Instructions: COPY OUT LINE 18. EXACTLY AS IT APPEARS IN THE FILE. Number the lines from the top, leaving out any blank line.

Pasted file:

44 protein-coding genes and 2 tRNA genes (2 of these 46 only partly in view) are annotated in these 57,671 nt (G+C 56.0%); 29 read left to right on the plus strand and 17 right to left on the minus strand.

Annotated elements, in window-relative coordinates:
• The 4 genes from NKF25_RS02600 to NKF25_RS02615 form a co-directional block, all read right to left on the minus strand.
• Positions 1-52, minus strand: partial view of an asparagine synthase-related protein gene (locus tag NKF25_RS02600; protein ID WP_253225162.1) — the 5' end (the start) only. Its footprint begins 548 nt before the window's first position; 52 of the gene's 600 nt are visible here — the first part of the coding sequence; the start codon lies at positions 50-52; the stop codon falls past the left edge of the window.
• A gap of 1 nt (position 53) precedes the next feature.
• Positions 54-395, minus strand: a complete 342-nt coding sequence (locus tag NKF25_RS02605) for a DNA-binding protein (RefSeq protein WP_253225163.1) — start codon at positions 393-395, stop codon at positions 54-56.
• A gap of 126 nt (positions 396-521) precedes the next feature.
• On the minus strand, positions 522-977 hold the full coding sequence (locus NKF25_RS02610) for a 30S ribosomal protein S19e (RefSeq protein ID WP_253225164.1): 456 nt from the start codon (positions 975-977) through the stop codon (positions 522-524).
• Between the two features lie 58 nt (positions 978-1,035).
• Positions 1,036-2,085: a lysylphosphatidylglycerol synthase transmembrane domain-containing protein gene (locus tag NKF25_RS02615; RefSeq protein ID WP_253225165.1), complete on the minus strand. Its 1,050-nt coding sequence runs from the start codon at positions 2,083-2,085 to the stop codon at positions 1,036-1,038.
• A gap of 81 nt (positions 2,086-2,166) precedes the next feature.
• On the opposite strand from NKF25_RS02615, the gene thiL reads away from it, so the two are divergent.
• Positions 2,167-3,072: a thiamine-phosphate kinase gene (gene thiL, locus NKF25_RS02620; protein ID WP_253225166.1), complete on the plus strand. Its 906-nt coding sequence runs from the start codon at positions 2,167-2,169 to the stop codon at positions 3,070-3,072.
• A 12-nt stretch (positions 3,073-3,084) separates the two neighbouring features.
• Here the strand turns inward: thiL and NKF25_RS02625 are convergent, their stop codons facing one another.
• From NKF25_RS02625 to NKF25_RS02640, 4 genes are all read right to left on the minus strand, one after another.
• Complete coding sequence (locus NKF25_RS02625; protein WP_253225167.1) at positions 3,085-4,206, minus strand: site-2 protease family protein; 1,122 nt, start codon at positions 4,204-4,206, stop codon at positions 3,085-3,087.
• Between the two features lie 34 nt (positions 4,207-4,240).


• Between the two features lie 34 nt (positions 4,207-4,240).